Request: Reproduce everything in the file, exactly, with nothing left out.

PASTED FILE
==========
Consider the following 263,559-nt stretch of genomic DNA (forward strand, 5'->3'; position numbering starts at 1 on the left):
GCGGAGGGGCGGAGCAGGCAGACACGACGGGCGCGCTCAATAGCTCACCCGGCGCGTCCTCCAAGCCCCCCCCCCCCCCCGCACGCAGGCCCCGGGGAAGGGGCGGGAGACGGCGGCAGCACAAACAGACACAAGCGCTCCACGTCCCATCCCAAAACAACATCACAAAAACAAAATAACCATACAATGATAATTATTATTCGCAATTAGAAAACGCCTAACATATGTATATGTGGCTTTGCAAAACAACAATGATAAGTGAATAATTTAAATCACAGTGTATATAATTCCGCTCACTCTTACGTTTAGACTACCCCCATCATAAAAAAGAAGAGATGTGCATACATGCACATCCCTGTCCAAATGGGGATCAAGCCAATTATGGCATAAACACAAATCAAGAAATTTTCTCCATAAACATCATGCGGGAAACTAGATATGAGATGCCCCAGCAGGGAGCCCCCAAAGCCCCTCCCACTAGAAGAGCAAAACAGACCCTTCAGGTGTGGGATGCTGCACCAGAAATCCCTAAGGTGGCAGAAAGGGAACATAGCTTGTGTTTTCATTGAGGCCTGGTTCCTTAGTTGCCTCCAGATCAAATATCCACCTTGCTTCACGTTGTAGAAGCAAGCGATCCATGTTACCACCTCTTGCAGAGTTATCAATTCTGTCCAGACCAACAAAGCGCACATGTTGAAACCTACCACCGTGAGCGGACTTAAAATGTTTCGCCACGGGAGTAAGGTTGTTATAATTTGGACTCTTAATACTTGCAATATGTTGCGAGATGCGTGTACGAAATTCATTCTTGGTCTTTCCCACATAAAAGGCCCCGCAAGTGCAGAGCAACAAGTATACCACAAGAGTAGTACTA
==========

Consider the following 263,559-nt stretch of genomic DNA (forward strand, 5'->3'; position numbering starts at 1 on the left):
GCGGAGGGGCGGAGCAGGCAGACACGACGGGCGCGCTCAATAGCTCACCCGGCGCGTCCTCCAAGCCCCCCCCCCCCCCCGCACGCAGGCCCCGGGGAAGGGGCGGGAGACGGCGGCAGCACAAACAGACACAAGCGCTCCACGTCCCATCCCAAAACAACATCACAAAAACAAAATAACCATACAATGATAATTATTATTCGCAATTAGAAAACGCCTAACATATGTATATGTGGCTTTGCAAAACAACAATGATAAGTGAATAATTTAAATCACAGTGTATATAATTCCGCTCACTCTTACGTTTAGACTACCCCCATCATAAAAAAGAAGAGATGTGCATACATGCACATCCCTGTCCAAATGGGGATCAAGCCAATTATGGCATAAACACAAATCAAGAAATTTTCTCCATAAACATCATGCGGGAAACTAGATATGAGATGCCCCAGCAGGGAGCCCCCAAAGCCCCTCCCACTAGAAGAGCAAAACAGACCCTTCAGGTGTGGGATGCTGCACCAGAAATCCCTAAGGTGGCAGAAAGGGAACATAGCTTGTGTTTTCATTGAGGCCTGGTTCCTTAGTTGCCTCCAGATCAAATATCCACCTTGCTTCACGTTGTAGAAGCAAGCGATCCATGTTACCACCTCTTGCAGAGTTATCAATTCTGTCCAGACCAACAAAGCGCACATGTTGAAACCTACCACCGTGAGCGGACTTAAAATGTTTCGCCACGGGAGTAAGGTTGTTATAATTTGGACTCTTAATACTTGCAATATGTTGCGAGATGCGTGTACGAAATTCATTCTTGGTCTTTCCCACATAAAAGGCCCCGCAAGTGCAGAGCAACAAGTATACCACAAGAGTAGTACTA